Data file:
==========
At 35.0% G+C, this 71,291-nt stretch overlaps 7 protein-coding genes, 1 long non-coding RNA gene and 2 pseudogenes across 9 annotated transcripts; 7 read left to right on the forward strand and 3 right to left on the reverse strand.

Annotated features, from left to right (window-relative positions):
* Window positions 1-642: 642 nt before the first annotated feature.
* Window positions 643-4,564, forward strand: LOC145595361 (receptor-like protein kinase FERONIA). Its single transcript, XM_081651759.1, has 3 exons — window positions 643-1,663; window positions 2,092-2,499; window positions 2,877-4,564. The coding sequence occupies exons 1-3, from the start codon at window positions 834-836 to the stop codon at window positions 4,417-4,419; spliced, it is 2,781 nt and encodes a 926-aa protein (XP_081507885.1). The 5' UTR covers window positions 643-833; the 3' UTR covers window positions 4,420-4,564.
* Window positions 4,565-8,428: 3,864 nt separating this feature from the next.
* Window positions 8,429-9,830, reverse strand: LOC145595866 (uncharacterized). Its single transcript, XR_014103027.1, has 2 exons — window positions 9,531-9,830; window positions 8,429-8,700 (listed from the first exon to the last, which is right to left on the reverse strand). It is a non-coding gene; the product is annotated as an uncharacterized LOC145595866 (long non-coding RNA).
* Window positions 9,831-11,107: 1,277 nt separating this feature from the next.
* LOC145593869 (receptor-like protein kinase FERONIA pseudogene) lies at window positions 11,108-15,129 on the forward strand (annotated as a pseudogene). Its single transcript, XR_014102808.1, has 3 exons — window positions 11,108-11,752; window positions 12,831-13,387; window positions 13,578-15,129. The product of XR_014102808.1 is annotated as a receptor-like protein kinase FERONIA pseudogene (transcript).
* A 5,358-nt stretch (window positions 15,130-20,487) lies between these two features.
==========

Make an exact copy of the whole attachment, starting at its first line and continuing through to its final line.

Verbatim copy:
At 35.0% G+C, this 71,291-nt stretch overlaps 7 protein-coding genes, 1 long non-coding RNA gene and 2 pseudogenes across 9 annotated transcripts; 7 read left to right on the forward strand and 3 right to left on the reverse strand.

Annotated features, from left to right (window-relative positions):
* Window positions 1-642: 642 nt before the first annotated feature.
* Window positions 643-4,564, forward strand: LOC145595361 (receptor-like protein kinase FERONIA). Its single transcript, XM_081651759.1, has 3 exons — window positions 643-1,663; window positions 2,092-2,499; window positions 2,877-4,564. The coding sequence occupies exons 1-3, from the start codon at window positions 834-836 to the stop codon at window positions 4,417-4,419; spliced, it is 2,781 nt and encodes a 926-aa protein (XP_081507885.1). The 5' UTR covers window positions 643-833; the 3' UTR covers window positions 4,420-4,564.
* Window positions 4,565-8,428: 3,864 nt separating this feature from the next.
* Window positions 8,429-9,830, reverse strand: LOC145595866 (uncharacterized). Its single transcript, XR_014103027.1, has 2 exons — window positions 9,531-9,830; window positions 8,429-8,700 (listed from the first exon to the last, which is right to left on the reverse strand). It is a non-coding gene; the product is annotated as an uncharacterized LOC145595866 (long non-coding RNA).
* Window positions 9,831-11,107: 1,277 nt separating this feature from the next.
* LOC145593869 (receptor-like protein kinase FERONIA pseudogene) lies at window positions 11,108-15,129 on the forward strand (annotated as a pseudogene). Its single transcript, XR_014102808.1, has 3 exons — window positions 11,108-11,752; window positions 12,831-13,387; window positions 13,578-15,129. The product of XR_014102808.1 is annotated as a receptor-like protein kinase FERONIA pseudogene (transcript).
* A 5,358-nt stretch (window positions 15,130-20,487) lies between these two features.